She continued to record prolifically well into the 1990s, for RCA and other labels, notably United Artists and Blue Note. And she conquered Broadway in 1981 with a one-woman show, “Lena Horne: The Lady and Her Music,” which ran for 14 months and won both rave reviews and a Tony Award.
Ms. Horne’s voice was not particularly powerful, but it was extremely expressive. She reached her listeners emotionally by acting as well as singing the romantic standards like “The Man I Love” and “Moon River” that dominated her repertory. The person she always credited as her main influence was not another singer but a pianist and composer, Duke Ellington’s longtime associate Billy Strayhorn.
“I wasn’t born a singer,” she told Strayhorn’s biographer, David Hajdu. “I had to learn a lot. Billy rehearsed me. He stretched me vocally.” Strayhorn occasionally worked as her accompanist and, she said, “taught me the basics of music, because I didn’t know anything.”
Strayhorn was also, she said, “the only man I ever loved,” but Strayhorn was openly gay, and their close friendship never became a romance. “He was just everything that I wanted in a man,” she told Mr. Hajdu, “except he wasn’t interested in me sexually.”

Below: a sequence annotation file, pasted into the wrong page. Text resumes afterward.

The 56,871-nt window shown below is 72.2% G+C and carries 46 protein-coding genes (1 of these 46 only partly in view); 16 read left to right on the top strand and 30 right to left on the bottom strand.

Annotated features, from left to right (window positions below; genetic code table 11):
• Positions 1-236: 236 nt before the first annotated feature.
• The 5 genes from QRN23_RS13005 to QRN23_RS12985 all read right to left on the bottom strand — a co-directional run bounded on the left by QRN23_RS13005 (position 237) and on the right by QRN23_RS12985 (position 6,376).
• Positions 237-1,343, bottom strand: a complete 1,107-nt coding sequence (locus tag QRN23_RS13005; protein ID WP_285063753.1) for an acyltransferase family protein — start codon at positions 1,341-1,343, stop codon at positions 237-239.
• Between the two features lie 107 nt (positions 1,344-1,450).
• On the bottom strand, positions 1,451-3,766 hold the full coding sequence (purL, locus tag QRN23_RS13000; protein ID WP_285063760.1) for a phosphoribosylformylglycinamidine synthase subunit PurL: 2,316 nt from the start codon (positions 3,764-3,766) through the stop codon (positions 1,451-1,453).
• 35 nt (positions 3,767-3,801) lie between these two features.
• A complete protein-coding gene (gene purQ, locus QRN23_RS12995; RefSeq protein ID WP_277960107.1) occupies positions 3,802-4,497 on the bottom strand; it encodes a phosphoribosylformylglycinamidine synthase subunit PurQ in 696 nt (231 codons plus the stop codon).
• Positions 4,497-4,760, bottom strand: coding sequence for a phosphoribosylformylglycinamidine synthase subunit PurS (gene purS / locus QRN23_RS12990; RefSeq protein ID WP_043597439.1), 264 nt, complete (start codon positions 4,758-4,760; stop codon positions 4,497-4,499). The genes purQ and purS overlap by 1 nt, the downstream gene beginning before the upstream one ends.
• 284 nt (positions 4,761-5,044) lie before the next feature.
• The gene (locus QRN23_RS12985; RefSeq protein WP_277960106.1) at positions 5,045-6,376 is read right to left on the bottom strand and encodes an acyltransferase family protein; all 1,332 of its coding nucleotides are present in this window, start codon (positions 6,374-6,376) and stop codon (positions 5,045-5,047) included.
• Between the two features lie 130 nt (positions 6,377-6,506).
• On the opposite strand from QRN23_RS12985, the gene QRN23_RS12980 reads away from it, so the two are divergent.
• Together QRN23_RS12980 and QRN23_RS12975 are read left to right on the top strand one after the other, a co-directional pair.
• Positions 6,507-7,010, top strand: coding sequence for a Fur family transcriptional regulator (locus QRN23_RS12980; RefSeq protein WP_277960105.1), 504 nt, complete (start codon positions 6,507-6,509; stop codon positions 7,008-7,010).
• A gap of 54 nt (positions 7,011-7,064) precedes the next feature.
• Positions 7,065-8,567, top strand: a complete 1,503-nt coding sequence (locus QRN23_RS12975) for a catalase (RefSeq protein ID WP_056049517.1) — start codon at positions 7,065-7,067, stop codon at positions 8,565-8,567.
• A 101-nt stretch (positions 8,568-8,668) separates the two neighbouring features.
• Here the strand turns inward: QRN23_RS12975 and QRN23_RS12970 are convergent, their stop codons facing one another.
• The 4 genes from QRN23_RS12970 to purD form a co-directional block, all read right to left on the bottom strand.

Lena Calhoun Horne was born in Brooklyn on June 30, 1917. All four of her grandparents were industrious members of Brooklyn’s black middle class. Her paternal grandparents, Edwin and Cora Horne, were early members of the National Association for the Advancement of Colored People, and in October 1919, at the age of 2, Lena was the cover girl for the organization’s monthly bulletin.
By then the marriage of her parents, Edna and Teddy Horne, was in trouble. “She was spoiled and badly educated and he was fickle,” Ms. Horne’s daughter, Gail Lumet Buckley, wrote in her family history, “The Hornes.” By 1920 Teddy had left his job with the New York Department of Labor and fled to Seattle, and Edna had fled to a life on the stage in Harlem. Ms. Horne was raised by her paternal grandparents until her mother took her back four years later.